|Subject:||The Trials and Tribulations of Digital Bird Photography|
|Date:||Tue, 21 Jan 2003 09:04:21 +1100|
I've been using a digital camera for about 6 months now and have had mixed success when it comes to bird photography.
I have a 7x lense, but my camera also has a high resolution setting of 2560x1960. By setting it to a large resolution, the photo can be cropped and used as a type of additional zoom. My camera also has a digital zoom, which automatically crops zoomed section of the photo to a lower resolution, thus saving a lot of space. Perfect for birding!
By far the biggest advantage of digital birding, is the ability to take many shots of a bird and at least get one good photo from the bunch. No more 'head in the feathers' shots, or out of focus shots caused by autofocusing on the branch in front of the bird.
And I agree with Laurie; autofocus on a boat can be a really annoying process. But i guess the trick is again to take as many shots as possible and hope like hell you get one in focus.
Once the price of memory cards come down, digital cameras will be the perfect resource for birders, with most cameras coming with a movie mode and/or sound recording mode, so the call of a bird can be recorded, as well as the image. Great for ID'ing of mystery birds, but never replacing the detail the human memory can record, so dont rely too much on the new technology. ; )
Following on from previous threads on digital cameras, I've been coming
to grips with my new camera, bought at least partially on the basis of
its 8x optical zoom.
On its first outing, I managed to get some reasonable shots of the
laughing gull on Bribie, with the main hassle keeping the bird in the
frame at extreme magnification.
In subsequent outings, I have found the autofocus to be useless on
pelagic trips, as it is unable to lock onto fast moving birds over
water. Using the manual focus isn't particularly easy, as the focusing
screen isn't that clear at high magnification nor is the focus that
obvious. The other gripe is that the camera goes into sleep mode after
30 secs of inaction, which is a pain when you are waiting for the
petrels to hove into a photographic position [nothing more frustrating
than the viewfinder going blank just as the bird is coming into
position - and you lose 2 secs while the camera wakes up].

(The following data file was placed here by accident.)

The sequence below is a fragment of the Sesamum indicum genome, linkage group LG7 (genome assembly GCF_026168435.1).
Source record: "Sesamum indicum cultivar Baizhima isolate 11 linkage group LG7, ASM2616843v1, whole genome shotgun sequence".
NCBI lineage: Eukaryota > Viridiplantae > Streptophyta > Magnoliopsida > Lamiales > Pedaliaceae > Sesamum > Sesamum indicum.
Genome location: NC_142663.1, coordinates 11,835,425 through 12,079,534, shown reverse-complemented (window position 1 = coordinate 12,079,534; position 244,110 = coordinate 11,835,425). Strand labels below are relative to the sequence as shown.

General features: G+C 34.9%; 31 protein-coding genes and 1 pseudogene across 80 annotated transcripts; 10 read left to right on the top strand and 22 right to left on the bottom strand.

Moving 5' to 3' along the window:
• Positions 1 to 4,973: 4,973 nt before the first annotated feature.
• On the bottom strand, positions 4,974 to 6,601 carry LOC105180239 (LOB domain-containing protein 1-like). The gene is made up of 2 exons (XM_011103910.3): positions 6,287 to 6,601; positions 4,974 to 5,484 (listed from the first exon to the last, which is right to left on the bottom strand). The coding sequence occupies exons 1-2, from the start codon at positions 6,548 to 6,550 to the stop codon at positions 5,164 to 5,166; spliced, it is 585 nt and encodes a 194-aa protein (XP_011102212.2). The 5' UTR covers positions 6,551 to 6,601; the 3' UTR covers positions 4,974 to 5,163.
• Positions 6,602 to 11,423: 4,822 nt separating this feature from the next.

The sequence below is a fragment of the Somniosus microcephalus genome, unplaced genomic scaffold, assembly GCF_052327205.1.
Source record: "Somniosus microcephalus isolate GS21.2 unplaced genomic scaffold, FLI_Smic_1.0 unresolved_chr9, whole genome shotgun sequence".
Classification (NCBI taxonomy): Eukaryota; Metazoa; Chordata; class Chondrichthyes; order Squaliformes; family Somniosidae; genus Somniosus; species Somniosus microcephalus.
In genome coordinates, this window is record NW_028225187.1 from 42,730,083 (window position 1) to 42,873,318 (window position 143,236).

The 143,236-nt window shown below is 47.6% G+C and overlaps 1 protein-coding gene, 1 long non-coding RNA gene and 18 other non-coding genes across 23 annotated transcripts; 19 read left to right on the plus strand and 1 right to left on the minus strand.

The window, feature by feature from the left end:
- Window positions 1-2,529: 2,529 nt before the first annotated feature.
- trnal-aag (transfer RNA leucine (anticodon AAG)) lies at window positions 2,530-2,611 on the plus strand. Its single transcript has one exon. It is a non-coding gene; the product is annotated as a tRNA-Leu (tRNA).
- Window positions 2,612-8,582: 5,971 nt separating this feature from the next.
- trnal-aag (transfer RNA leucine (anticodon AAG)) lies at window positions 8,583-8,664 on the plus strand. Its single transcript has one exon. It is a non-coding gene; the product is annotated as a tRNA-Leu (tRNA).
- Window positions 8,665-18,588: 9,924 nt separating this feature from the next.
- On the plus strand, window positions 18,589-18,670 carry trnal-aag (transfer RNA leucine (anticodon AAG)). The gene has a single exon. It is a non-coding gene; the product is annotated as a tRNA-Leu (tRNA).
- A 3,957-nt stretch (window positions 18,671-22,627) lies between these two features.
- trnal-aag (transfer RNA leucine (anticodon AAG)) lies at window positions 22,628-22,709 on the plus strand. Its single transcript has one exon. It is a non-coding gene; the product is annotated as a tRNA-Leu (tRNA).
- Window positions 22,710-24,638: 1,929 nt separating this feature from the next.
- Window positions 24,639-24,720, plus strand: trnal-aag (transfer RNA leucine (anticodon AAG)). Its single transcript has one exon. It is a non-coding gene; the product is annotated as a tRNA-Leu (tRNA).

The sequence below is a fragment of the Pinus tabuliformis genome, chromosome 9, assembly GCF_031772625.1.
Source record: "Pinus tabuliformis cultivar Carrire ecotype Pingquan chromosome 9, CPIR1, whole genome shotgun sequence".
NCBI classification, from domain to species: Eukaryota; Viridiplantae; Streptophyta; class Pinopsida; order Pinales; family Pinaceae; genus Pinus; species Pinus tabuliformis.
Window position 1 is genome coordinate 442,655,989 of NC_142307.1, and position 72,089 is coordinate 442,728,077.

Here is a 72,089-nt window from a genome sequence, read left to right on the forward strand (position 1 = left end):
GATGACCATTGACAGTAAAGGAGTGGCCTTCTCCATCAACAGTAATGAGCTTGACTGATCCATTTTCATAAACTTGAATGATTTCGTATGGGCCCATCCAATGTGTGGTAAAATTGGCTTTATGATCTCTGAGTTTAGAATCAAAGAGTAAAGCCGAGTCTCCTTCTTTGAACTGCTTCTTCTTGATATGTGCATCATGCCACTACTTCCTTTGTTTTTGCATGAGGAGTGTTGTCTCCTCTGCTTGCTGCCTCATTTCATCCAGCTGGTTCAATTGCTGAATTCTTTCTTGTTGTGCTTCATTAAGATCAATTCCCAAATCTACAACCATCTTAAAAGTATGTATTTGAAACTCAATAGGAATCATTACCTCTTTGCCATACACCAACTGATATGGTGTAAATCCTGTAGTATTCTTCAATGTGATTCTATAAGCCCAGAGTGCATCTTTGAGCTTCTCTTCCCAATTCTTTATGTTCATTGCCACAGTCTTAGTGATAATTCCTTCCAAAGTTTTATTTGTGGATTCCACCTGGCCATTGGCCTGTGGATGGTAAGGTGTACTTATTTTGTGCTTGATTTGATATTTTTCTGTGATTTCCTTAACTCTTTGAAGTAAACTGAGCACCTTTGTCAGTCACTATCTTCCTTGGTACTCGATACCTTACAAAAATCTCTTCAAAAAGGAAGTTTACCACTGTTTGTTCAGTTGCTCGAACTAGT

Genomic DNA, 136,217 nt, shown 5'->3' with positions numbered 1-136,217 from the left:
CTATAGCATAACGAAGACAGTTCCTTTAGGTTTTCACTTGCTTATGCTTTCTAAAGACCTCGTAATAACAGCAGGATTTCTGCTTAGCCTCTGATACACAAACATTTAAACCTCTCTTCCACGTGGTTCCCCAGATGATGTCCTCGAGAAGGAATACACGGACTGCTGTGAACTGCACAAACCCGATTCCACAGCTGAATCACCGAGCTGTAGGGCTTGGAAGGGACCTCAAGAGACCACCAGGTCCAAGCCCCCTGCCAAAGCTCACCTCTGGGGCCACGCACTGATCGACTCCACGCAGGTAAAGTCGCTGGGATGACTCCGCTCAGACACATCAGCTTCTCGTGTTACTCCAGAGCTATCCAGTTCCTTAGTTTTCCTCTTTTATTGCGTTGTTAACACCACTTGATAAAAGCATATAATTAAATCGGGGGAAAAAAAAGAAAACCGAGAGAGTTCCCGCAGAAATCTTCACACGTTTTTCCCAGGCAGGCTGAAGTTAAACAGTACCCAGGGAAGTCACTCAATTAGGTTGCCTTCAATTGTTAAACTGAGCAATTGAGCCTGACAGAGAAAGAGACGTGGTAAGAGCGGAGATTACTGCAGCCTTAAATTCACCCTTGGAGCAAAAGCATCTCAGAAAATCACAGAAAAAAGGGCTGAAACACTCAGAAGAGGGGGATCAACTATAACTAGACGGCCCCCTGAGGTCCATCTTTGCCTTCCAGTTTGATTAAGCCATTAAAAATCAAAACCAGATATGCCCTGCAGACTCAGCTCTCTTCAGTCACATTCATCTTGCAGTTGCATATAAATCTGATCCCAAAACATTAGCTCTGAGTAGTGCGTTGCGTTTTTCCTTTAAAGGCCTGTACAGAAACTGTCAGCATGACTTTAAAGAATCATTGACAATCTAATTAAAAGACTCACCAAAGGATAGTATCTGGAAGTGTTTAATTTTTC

That said, I got some reasonable shots of the shearwater rafts and the
gould's petrel [tick] on Saturday's Southport pelagic [and a
recognisable shot of the tahiti petrel as well].
Photographing the cuckoos at Dayboro yesterday was a bit easier, but I
still had some focus problems. The humourous thing is that the first
bird I saw when I got to Apex Pk was a classic grey oriental cuckoo
[tick], which promptly disappeared as I pulled the camera out. The
fan-tailed and horsfield's cuckoos were most obliging and allowed
photographs from a reasonable distance.
The cuckoos were picking up the grubs from a couple of different
locations, and the question I would like answered, is how many grubs
does it take to fill a cuckoo's stomach?? They certainly seem to be
able to pack them in.
Birding-Aus is on the Web at
To unsubscribe from this mailing list, send the message
"unsubscribe birding-aus" (no quotes, no Subject line)
|<Prev in Thread]||Current Thread||[Next in Thread>|
|Previous by Date:||Re: A Tale of Two Tattlers, Phil Straw|
|Next by Date:||Bulimba Creek, Brisbane, Colin R|
|Previous by Thread:||The Trials and Tribulations of Digital Bird Photography, knightl|
|Next by Thread:||Vagrants - not at Scoopy's, knightl|
|Indexes:||[Date] [Thread] [Top] [All Lists]|
The University of NSW School of Computer and Engineering takes no responsibility for the contents of this archive. It is purely a compilation of material sent by many people to the birding-aus mailing list. It has not been checked for accuracy nor its content verified in any way. If you wish to get material removed from the archive or have other queries about the archive e-mail Andrew Taylor at this address: firstname.lastname@example.org.EDU.AU